# Charging board for 3 battery 3.6V used for supply an Arduino board

I would like to build an autonomous system that contains: - An Arduino board (later, it will be just the chip) - A LED strip

I decided to use 3x3.6V lithium batteries in series. So, the idea is to have the 3 batteries in series that supply the Ardiuno board and the LED strip in parallel.

Now, my problem is the charging the batteries.

After research online, I see that the best solution would be to charge them in parallel. There are many dedicated charging circuits on eBay or aliexpress for charging at 4.2V, is that good ? To be able to have a good charging time, I need a output current of 2 or 3A, right ?

If this solution is good, when a will plug the 5V input and charge batteries, there is no risk for LED strip and ardiuno board ?

Or I will have to open the circuit when I plug my supply ?

When I will plug my supply, it will apply 4.2V on each battery. So, in series, I will have 3 x 4.2 = 12.6V. So, I need to check if LED strip and arduino if ok with that voltage, right ?

For arudino, it should be ok, for LED strip, I'm not sure, the normal voltage is 12V.

Note that you cannot just put lithium cells in parallel without balancing them first (to make sure they are equally charged).

Also, you cannot just charge Li-cells by applying a voltage, if you do that, don't be surprised if the cells get too hot or even explode ! You need a dedicated charging circuit or module.

But let me propose a much simpeler solution: Just balance your cells, then connect them in parallel. Charge them using a charging module, feed that module form a 5 V power supply. These modules can easily be found on ebay.

To make the 12 V for the LED strips, use a DCDC boost converter. On ebay you can find these and most have a trimmer to set the voltage to the 12V you need for the LEDs.

You can also feed the arduino from this 12 V, make sure you connect the 12 V to the power adapter socket (Vraw) so that the voltage goed through a regulator which will supply 5 V or 3.3 V (depends on your Arduino module) to the microController.

You can make it extra fancy by monitoring the battery voltage through a voltage divider and feed that to the Arduino. When the battery voltage gets too low then the Arduino can detect that and switch off the LEDs so that you know its time to charge the batteries. :-)

• Thanks for your response. Yes, I was thinking to use dedicated charging circuit (found on aliexpress). I need to inform myself on the balancing, I don't known anything about it. Maybe a solution could be to buy one charging circuit for each battery ? About your much simpler solution, you mean I can't use batteries in series for LED and Arduino, and in parallel for charging them ? So I'm obliged to connect them in parallel for charging them and supply Arduino and LED (through a DCDC boost converter) ? Commented Oct 18, 2015 at 9:16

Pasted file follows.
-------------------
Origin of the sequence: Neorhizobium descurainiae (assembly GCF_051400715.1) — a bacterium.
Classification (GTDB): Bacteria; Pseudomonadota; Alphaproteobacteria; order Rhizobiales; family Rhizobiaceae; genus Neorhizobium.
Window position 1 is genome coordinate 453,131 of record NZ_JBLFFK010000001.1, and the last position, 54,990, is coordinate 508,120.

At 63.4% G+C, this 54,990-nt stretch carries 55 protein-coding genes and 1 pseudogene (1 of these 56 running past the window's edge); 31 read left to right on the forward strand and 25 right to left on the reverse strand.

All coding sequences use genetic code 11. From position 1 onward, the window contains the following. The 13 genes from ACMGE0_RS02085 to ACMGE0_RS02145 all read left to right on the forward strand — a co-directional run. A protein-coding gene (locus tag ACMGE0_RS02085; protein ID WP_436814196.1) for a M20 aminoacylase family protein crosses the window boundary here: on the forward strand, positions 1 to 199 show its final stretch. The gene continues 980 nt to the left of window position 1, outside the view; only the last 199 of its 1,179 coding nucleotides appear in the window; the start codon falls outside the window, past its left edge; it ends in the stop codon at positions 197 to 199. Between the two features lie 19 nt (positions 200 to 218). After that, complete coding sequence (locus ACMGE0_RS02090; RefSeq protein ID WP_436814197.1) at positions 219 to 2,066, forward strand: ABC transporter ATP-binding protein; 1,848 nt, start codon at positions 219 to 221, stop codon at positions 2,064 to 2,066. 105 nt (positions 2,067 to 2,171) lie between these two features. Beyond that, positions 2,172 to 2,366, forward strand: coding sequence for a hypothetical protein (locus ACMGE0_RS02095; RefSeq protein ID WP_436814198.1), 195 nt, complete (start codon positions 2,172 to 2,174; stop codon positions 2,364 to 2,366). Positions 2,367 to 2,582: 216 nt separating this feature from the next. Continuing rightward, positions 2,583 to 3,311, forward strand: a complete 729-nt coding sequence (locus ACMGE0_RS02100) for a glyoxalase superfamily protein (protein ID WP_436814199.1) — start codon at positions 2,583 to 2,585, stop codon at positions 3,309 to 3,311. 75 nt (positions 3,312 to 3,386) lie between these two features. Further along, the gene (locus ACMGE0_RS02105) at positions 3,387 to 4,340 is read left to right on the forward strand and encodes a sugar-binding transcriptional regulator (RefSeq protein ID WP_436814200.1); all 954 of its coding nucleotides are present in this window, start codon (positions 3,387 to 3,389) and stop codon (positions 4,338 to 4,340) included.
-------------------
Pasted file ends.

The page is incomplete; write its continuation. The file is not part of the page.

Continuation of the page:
• I''m not saying you CAN'T put the batteries in series, it is just more complex when you place the batteries in series. To charge batteries in series properly you need a more complex charging circuit especially if you want to charge quickly. That charger has to monitor the voltages across each cell individually. It's a lot of hassle. The solution I propose is so much easier to implement and also has the advantage that you can use as many batteries as you like. But you have to balance them first, this can be easily done by connecting them in parallel WITH A RESISTOR in between. Commented Oct 18, 2015 at 10:11
• The resistor is needed to limit the current, a 10 ohm 1 Watt resistor should do the job. Leave that connected for a couple of hours so the cells with a higher voltage will charge the more empty ones. In the end all cells must have the same voltage then you can place them in parallel without the resistor. Commented Oct 18, 2015 at 10:13
• Note that you CAN'T use the batteries in series, light the LEDs, and then when empty charge them in parallel ! Because when in series the cells are not balanced. Before connecting in parallel, you MUST balance !!! Or you can charge the cells individually but that's just too much work. Don't discharge in series and charge in parallel, that's too complex and error-prone. Commented Oct 18, 2015 at 10:18
• Thanks for yours comments. So, if I understand correctly, the solution your propose is to use batteries in parallel and a DCDC boost module (3.6V to 12V). But, which I don't understand is the balancing. In parallel, I will have to balance them, but just the first time ? If one battery use itself more quickly than the others, it will not create problems ? Commented Oct 18, 2015 at 17:54